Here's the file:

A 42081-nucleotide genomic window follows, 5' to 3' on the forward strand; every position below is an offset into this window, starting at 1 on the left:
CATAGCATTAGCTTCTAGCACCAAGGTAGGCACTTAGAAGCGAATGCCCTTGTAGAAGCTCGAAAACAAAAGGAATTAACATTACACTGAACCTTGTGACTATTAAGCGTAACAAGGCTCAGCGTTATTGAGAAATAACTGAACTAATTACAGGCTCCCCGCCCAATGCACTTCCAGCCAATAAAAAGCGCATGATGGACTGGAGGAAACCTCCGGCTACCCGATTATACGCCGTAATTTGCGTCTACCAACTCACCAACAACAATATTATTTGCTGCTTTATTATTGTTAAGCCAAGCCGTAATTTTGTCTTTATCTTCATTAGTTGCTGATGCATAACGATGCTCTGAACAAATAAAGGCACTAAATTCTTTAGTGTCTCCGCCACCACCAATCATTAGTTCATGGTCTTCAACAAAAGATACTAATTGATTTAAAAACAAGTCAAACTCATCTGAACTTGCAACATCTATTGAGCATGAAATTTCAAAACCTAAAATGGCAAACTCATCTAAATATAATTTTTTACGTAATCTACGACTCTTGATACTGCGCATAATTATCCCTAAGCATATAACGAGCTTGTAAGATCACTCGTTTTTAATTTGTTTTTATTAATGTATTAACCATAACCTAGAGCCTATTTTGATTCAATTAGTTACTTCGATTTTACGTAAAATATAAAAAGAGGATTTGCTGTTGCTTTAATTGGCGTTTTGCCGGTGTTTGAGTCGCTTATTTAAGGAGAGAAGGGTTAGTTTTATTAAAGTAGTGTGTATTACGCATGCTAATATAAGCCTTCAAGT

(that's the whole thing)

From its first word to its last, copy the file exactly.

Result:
A 42081-nucleotide genomic window follows, 5' to 3' on the forward strand; every position below is an offset into this window, starting at 1 on the left:
CATAGCATTAGCTTCTAGCACCAAGGTAGGCACTTAGAAGCGAATGCCCTTGTAGAAGCTCGAAAACAAAAGGAATTAACATTACACTGAACCTTGTGACTATTAAGCGTAACAAGGCTCAGCGTTATTGAGAAATAACTGAACTAATTACAGGCTCCCCGCCCAATGCACTTCCAGCCAATAAAAAGCGCATGATGGACTGGAGGAAACCTCCGGCTACCCGATTATACGCCGTAATTTGCGTCTACCAACTCACCAACAACAATATTATTTGCTGCTTTATTATTGTTAAGCCAAGCCGTAATTTTGTCTTTATCTTCATTAGTTGCTGATGCATAACGATGCTCTGAACAAATAAAGGCACTAAATTCTTTAGTGTCTCCGCCACCACCAATCATTAGTTCATGGTCTTCAACAAAAGATACTAATTGATTTAAAAACAAGTCAAACTCATCTGAACTTGCAACATCTATTGAGCATGAAATTTCAAAACCTAAAATGGCAAACTCATCTAAATATAATTTTTTACGTAATCTACGACTCTTGATACTGCGCATAATTATCCCTAAGCATATAACGAGCTTGTAAGATCACTCGTTTTTAATTTGTTTTTATTAATGTATTAACCATAACCTAGAGCCTATTTTGATTCAATTAGTTACTTCGATTTTACGTAAAATATAAAAAGAGGATTTGCTGTTGCTTTAATTGGCGTTTTGCCGGTGTTTGAGTCGCTTATTTAAGGAGAGAAGGGTTAGTTTTATTAAAGTAGTGTGTATTACGCATGCTAATATAAGCCTTCAAGT